Sukuk, however we want to look at it, is a form of structured note issuance. It might not belong to the structured notes that grew up in the 1980s and 1990s, when coupons were linked to all kinds of exotic indices and so on, but it is nevertheless structured in a way that determines that those issues are highly unlikely to be liquid, or to be transparent in their pricing. Structured notes are tailor-made bonds or other securities tailor-made for the requirements of an investor, where the cash flows are not typically the kind of liability sought by the issuer. Clearly, Her Majesty’s Government and the Debt Management Office would not normally like to have such a liability on their cash flow. I am not an expert in the narrow, specialist field of Islamic finance, but know rather a lot about structured note issuance. It seems highly unlikely that the Debt Management Office would want to keep the sukuk cash flow on the books, as that would lead, almost inevitably, to a derivative transaction especially, as my hon. Friends the Members for Fareham and for Runnymede and Weybridge have pointed out, if the cash flow is denominated in another currency.
I urge the Minister to provide information and explain whether she expects the Debt Management Office to swap the proceeds. Typically, that would be into some kind of sub-LIBOR funding, which would provide cheaper financing for the Government in theory, but with a number of risks attached, which I shall discuss. So far, the debate on sukuk has focused largely on the needs of investors. I want to talk about the UK’s reputation as a borrower in the market, which is absolutely vital, especially at a time when our volume of issuance—our volume of borrowing—is going up all the time. The reputational risk to the UK could be considerable if we take the route that proposed in clauses 151 and 152, and in schedule 46.
11.45 am
While the Government have taken on the role of providing sharia-compliant investments, the UK’s interests as a sovereign borrower have taken second place in the debate. Sovereign borrowers behave in particular ways in the market. Generally, they behave in a conservative manner, and with good reason: they have reputations and triple-A ratings to preserve. Sometimes in the past they have got things wrong—not, thankfully, in the United Kingdom, but I shall use as an example the Kingdom of Belgium Ministry of Finance, which got into awful trouble about 15 years about by entering into all kinds of structured finance in which it really should not have become involved. It bet a huge amount of taxpayers’ money—tax proceeds—on further exchange rate mechanism convergence, at a time when Belgium was already dependent on ERM convergence. Essentially, it bet the bank on that, and the whole thing went pear-shaped in 1992 and 1993 when the ERM blew apart.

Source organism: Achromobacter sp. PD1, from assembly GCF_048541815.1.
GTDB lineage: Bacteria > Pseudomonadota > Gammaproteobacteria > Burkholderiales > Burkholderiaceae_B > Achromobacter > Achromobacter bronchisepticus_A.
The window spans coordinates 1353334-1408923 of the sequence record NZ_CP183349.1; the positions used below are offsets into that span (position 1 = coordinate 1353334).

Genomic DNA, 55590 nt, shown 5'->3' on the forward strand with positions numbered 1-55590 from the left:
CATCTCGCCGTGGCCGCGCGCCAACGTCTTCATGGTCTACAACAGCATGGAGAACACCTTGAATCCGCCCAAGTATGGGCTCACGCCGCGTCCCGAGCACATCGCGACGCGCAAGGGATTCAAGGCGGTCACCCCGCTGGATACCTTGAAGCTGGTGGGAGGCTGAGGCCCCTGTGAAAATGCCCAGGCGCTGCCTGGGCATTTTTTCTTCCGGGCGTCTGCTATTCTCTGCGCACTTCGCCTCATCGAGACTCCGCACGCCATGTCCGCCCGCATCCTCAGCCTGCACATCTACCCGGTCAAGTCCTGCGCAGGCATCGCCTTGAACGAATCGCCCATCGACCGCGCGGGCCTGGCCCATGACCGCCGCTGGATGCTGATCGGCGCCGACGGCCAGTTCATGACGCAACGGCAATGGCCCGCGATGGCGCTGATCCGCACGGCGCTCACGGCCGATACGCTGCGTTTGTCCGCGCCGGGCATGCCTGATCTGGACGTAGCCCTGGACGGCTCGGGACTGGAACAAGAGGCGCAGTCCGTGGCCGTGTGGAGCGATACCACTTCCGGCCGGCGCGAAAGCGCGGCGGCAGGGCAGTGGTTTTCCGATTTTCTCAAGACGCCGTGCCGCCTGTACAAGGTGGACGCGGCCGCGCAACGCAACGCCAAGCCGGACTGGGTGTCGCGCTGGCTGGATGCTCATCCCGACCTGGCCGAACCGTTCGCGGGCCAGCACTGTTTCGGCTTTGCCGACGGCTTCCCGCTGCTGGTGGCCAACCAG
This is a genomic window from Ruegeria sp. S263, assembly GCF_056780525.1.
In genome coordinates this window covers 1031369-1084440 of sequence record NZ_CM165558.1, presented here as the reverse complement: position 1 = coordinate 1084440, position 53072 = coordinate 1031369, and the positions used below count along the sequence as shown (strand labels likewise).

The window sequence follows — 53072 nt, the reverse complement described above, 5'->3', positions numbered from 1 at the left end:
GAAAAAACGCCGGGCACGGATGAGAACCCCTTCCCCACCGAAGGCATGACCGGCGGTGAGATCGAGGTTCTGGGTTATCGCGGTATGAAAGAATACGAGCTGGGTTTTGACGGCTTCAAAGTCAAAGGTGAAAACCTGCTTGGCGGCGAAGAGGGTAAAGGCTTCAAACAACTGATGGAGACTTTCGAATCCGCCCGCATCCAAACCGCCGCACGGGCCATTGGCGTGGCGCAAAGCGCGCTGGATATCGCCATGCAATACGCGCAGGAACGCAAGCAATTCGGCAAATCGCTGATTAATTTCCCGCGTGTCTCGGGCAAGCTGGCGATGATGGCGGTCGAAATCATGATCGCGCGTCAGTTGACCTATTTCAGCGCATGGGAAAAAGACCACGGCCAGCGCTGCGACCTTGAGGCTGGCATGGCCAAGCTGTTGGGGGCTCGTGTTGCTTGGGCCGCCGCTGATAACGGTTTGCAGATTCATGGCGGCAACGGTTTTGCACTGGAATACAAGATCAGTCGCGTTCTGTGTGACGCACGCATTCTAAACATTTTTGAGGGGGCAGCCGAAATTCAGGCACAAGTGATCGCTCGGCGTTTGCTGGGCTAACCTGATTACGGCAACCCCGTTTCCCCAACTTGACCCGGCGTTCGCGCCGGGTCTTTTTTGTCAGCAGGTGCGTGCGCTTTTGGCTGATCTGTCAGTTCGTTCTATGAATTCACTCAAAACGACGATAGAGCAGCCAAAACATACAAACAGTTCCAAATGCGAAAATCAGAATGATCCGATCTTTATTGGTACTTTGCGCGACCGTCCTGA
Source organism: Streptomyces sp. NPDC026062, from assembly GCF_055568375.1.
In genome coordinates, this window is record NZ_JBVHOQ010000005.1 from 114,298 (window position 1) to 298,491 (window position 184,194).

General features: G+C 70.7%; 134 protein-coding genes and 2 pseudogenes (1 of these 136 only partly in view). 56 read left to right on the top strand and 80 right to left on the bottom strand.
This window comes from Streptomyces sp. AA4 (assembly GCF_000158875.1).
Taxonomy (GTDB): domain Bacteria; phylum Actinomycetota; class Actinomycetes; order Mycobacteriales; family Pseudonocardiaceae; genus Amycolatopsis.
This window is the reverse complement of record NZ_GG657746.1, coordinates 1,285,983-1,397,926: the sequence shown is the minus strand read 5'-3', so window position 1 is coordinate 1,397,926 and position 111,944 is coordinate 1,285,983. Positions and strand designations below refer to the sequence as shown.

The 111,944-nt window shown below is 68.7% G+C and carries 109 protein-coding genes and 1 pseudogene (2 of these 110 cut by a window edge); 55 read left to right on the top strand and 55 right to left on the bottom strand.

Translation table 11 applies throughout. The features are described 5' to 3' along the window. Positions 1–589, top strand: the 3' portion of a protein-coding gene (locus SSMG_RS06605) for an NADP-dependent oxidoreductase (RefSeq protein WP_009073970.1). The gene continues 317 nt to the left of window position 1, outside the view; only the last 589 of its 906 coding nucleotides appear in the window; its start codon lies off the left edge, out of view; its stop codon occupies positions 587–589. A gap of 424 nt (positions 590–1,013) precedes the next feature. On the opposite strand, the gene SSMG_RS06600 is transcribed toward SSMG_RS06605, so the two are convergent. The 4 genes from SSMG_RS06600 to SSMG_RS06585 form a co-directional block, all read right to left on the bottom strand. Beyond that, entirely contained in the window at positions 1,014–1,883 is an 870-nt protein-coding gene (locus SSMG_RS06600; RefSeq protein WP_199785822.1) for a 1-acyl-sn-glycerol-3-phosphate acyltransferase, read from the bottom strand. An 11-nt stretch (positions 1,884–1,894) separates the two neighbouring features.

There was an enormous cost to the Belgian taxpayer—not just the pure cost but the damage to Belgium’s reputation as a borrower. I am using Belgium as an illustration, but the position is not exactly the same for the UK, because it will probably swap the proceeds from the sukuk issuance back into sub-LIBOR funding. However, a severely negative impact on one’s reputation as a borrower if one is careless, if not slightly cavalier, in one’s approach to the capital markets could be very telling. The people who made all the money out of the Belgian fiasco were not the Belgian taxpayers who were forced to foot the bill, nor the Kingdom of Belgium Ministry of Finance, which was the issuer, but the banks.
At the time, there were investment bankers in London who, at the end of each year, would calculate three figures: first, how much the Kingdom of Belgium Ministry of Finance had lost that year in its structured finance transactions; secondly—tongue in cheek—the cost that that caused to the Belgian taxpayer; and thirdly, the likely impact on their bonus for that year. I cannot remember the exact figures, Mr. Cook, but they were astronomical. It was the Belgian taxpayer who ended up footing the bill. The damage to Belgium continued for some time.
Mr. Hammond: I am listening with fascination to the story my hon. Friend is recounting. This is clearly in large part an issue of scale. Can he indicate what proportion of the Kingdom of Belgium’s debt is raised in this structured finance form? Will he suggest that the Minister might like to tell us whether the Government have any ideas about the proportion of sharia-compliant debt that would be safe to have in the overall mix to prevent the problems he is talking about?